Are immersive digital experiences even better than the real thing? - Museums Association

Are immersive digital experiences even better than the real thing?

As they gain traction with both the public and investors, Geoff Marsh takes in four digital exhibitions
Exhibitions Immersive
Geoff Marsh
Visitors to David Hockney: Bigger and Closer (Not Smaller and Further Away) are dwarfed by the art © JUSTIN SUTCLIFFE 2021

Immersive exhibitions – love them or hate them – seem to be here to stay. Indeed, for anybody visiting central London during the summer, you have the opportunity of sampling at least six, although a full tour of all those would cost you well over £150.

While there are lots of museum displays across the UK that are described as immersive, there is an increasing trend to create vast digital experiences that are often based on the work of artists.

This article looks at four contrasting presentations that have opened in the past 12 months in London – they are all large-scale, immersive and digital.

But why should readers of Museums Journal, with all the problems in the “real” museum and gallery world, bother about this phenomenon?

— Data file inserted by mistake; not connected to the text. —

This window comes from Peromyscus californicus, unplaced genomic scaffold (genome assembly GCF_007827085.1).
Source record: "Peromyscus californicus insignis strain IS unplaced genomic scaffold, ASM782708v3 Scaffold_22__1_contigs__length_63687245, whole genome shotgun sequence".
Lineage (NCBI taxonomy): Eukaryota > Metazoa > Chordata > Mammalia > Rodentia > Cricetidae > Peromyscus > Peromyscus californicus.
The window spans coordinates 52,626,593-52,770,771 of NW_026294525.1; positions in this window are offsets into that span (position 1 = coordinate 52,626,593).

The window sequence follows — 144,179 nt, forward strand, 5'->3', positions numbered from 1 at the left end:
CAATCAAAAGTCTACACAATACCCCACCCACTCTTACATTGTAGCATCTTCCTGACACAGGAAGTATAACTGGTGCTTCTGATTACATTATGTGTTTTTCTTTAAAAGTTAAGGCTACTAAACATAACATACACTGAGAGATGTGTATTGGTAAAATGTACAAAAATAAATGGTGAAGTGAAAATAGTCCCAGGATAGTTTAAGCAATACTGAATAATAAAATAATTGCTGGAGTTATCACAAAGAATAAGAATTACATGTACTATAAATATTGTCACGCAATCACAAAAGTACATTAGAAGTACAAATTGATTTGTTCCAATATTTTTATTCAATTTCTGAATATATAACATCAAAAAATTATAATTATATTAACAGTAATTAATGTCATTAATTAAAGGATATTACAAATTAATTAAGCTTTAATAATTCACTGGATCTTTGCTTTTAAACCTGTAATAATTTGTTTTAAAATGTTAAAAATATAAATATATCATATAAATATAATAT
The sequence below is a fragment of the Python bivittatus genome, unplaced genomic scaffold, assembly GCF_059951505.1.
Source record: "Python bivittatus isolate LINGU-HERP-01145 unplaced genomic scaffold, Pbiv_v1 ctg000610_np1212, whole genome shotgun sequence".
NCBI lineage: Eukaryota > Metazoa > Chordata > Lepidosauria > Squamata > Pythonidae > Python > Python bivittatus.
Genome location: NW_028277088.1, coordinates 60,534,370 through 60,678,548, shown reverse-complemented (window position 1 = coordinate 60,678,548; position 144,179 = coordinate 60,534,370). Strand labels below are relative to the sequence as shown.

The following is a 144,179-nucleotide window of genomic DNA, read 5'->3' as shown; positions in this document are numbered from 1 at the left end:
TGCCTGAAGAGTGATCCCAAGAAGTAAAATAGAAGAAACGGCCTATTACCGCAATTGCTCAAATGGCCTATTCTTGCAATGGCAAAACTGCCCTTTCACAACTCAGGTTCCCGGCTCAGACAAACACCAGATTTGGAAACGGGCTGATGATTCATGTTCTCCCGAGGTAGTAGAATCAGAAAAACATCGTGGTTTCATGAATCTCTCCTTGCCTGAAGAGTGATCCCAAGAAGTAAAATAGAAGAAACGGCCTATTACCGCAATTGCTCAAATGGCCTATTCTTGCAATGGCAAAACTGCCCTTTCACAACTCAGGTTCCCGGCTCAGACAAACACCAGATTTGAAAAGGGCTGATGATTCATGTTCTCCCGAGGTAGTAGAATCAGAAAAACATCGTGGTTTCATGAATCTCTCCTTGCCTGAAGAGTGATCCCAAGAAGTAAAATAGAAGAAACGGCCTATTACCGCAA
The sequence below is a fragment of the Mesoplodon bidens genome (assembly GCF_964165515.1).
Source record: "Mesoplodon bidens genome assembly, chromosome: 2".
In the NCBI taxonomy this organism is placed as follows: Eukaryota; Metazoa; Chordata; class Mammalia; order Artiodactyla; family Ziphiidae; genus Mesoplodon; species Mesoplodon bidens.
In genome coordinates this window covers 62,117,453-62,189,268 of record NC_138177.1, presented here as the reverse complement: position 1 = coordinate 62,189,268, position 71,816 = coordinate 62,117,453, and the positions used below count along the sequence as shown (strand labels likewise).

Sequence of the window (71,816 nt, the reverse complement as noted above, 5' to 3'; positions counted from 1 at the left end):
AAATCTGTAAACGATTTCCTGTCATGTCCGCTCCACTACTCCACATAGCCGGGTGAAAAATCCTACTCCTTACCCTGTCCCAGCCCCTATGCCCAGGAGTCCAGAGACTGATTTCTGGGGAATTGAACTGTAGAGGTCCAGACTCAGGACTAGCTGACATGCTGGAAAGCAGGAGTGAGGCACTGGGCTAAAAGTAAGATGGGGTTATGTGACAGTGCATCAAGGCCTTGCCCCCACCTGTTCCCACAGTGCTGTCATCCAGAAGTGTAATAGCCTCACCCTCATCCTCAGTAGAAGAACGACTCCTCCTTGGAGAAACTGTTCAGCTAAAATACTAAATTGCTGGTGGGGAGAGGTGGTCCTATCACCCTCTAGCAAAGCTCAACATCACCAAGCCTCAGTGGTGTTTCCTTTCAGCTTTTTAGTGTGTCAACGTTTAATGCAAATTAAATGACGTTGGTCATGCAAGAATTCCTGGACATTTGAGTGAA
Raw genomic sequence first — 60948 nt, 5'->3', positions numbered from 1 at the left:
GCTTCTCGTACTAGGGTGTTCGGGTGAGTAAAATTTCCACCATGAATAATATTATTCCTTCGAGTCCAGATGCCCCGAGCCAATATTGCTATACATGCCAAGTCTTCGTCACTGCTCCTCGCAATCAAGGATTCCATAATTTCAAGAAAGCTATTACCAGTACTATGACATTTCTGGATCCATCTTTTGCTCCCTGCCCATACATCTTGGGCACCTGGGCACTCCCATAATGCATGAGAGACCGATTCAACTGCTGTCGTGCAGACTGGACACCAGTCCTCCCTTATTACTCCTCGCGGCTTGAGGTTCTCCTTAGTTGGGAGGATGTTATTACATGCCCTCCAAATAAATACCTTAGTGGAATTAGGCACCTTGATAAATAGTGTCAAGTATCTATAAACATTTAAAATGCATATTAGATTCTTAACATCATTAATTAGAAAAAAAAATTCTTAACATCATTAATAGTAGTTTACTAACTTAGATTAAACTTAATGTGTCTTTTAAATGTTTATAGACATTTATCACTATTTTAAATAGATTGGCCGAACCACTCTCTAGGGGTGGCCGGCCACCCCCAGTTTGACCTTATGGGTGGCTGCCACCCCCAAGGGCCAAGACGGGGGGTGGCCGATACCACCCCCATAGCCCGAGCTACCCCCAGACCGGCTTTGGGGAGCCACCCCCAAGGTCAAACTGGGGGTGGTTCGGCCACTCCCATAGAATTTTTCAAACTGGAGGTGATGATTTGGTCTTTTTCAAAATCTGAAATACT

Demand for the Van Gogh experience has seen it rolled out across Europe and the Americas, whileTintin, The Immersive Adventure, took off at L’Atelier des Luminières in Paris earlier this year© CULTURESPACES C DE LA MOTTE ROUGE (Tintin) © CULTURESPACES, VINCENT PINSON (Van Gogh)

Well, even if it is low on your list of priorities, along with AI, I would suggest one good reason – knowledge about immersive exhibitions, particularly their income-generating potential, is already seeping into the information networks of local authority councillors and trustees.


If your institution is in a big population centre with large empty column-less buildings, there is a growing chance that your funders may soon be asking why your town or city is missing out on this.

But first, what is the definition of an “immersive” exhibition? There are a few basic characteristics – generally, they feature a 50-60 minute audiovisual spectacle on a single theme, usually famous artists or music, shown on huge screens (up to 10 metres high) in a large space (600-3,000 sq metres) and where the screens are all around you – hence immersive.

There are usually no real objects, and audiences, as opposed to reviewers, are often enthusiastic. If you doubt this, have a look at Tripadvisor’s reviews of sites such as L’Atelier des Lumières in Paris, which has 4.5 stars from more than 2,500 reviews.

The V&A's David Bowie Is exhibition in 2013 © Victoria and Albert Museum, London

Beyond these fundamentals, there is considerable variety. The more sophisticated sites create “promenade” experiences around columns and other features, so you can only see a selection of screens from any one position.